Businesses need to have clear processes and methods in place to effectively manage CSR and plan their communications strategies during a crisis. While CSR should never be about bragging and self-promotion, companies have a responsibility to communicate to their stakeholders what they are doing. Knowing how to effectively do so is a crucial part of a successful CSR strategy. It is evident that COVID-19 pandemic is having a significant impact on consumer ethical decision making during the pandemic. Given that the pandemic is likely to last for a significant period of time on a global scale, its impact is likely to be long lasting after the pandemic, however, it is going to end. Consumers have cultivated some habits, particularly relating to increasingly salient role of the ethical dimension in their decision making, some of these habits will likely stick or even fundamentally shift towards more responsible and prosocial consumption.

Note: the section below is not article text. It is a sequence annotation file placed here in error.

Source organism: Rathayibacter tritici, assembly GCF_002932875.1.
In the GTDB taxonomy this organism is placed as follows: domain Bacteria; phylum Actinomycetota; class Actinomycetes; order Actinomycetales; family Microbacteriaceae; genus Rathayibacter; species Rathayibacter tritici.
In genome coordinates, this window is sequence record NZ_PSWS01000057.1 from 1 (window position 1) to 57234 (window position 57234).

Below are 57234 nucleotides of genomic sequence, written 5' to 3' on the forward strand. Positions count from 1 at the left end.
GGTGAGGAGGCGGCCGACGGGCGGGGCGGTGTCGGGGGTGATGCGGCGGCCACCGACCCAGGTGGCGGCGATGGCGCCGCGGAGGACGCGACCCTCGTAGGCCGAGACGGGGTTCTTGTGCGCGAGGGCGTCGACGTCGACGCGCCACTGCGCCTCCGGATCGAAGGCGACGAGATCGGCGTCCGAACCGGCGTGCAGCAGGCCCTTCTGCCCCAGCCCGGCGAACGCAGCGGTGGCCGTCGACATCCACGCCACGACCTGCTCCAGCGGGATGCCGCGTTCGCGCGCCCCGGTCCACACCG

[box type=”note” align=”” class=”” width=””]The author, Mr. Nazir Ahmed Shaikh, is a freelance columnist. He is an academician by profession and writes articles on diversified topics. He could be reached at firstname.lastname@example.org[/box]